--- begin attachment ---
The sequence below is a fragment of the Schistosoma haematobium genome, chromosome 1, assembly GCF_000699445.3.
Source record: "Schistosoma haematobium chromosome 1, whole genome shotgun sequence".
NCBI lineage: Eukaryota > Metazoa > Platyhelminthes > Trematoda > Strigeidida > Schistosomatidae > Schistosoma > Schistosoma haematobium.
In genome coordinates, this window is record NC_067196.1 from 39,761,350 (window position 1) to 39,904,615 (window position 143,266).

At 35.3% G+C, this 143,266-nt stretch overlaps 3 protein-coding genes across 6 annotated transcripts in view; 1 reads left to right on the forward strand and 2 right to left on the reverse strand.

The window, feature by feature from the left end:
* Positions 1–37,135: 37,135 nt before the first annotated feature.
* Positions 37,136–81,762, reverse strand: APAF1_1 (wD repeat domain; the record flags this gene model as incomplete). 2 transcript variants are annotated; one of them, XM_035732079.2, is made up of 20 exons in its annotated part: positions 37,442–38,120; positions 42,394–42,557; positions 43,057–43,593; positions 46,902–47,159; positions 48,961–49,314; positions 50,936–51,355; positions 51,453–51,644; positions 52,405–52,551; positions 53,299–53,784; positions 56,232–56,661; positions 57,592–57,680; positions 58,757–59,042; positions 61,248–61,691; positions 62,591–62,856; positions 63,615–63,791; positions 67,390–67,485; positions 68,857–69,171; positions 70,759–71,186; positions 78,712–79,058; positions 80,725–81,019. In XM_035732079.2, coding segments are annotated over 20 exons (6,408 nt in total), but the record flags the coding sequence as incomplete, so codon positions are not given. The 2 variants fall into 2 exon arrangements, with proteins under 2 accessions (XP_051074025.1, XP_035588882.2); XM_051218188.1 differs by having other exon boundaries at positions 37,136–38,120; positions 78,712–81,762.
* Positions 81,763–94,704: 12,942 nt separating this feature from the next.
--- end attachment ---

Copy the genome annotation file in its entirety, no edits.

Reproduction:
The sequence below is a fragment of the Schistosoma haematobium genome, chromosome 1, assembly GCF_000699445.3.
Source record: "Schistosoma haematobium chromosome 1, whole genome shotgun sequence".
NCBI lineage: Eukaryota > Metazoa > Platyhelminthes > Trematoda > Strigeidida > Schistosomatidae > Schistosoma > Schistosoma haematobium.
In genome coordinates, this window is record NC_067196.1 from 39,761,350 (window position 1) to 39,904,615 (window position 143,266).

At 35.3% G+C, this 143,266-nt stretch overlaps 3 protein-coding genes across 6 annotated transcripts in view; 1 reads left to right on the forward strand and 2 right to left on the reverse strand.

The window, feature by feature from the left end:
* Positions 1–37,135: 37,135 nt before the first annotated feature.
* Positions 37,136–81,762, reverse strand: APAF1_1 (wD repeat domain; the record flags this gene model as incomplete). 2 transcript variants are annotated; one of them, XM_035732079.2, is made up of 20 exons in its annotated part: positions 37,442–38,120; positions 42,394–42,557; positions 43,057–43,593; positions 46,902–47,159; positions 48,961–49,314; positions 50,936–51,355; positions 51,453–51,644; positions 52,405–52,551; positions 53,299–53,784; positions 56,232–56,661; positions 57,592–57,680; positions 58,757–59,042; positions 61,248–61,691; positions 62,591–62,856; positions 63,615–63,791; positions 67,390–67,485; positions 68,857–69,171; positions 70,759–71,186; positions 78,712–79,058; positions 80,725–81,019. In XM_035732079.2, coding segments are annotated over 20 exons (6,408 nt in total), but the record flags the coding sequence as incomplete, so codon positions are not given. The 2 variants fall into 2 exon arrangements, with proteins under 2 accessions (XP_051074025.1, XP_035588882.2); XM_051218188.1 differs by having other exon boundaries at positions 37,136–38,120; positions 78,712–81,762.
* Positions 81,763–94,704: 12,942 nt separating this feature from the next.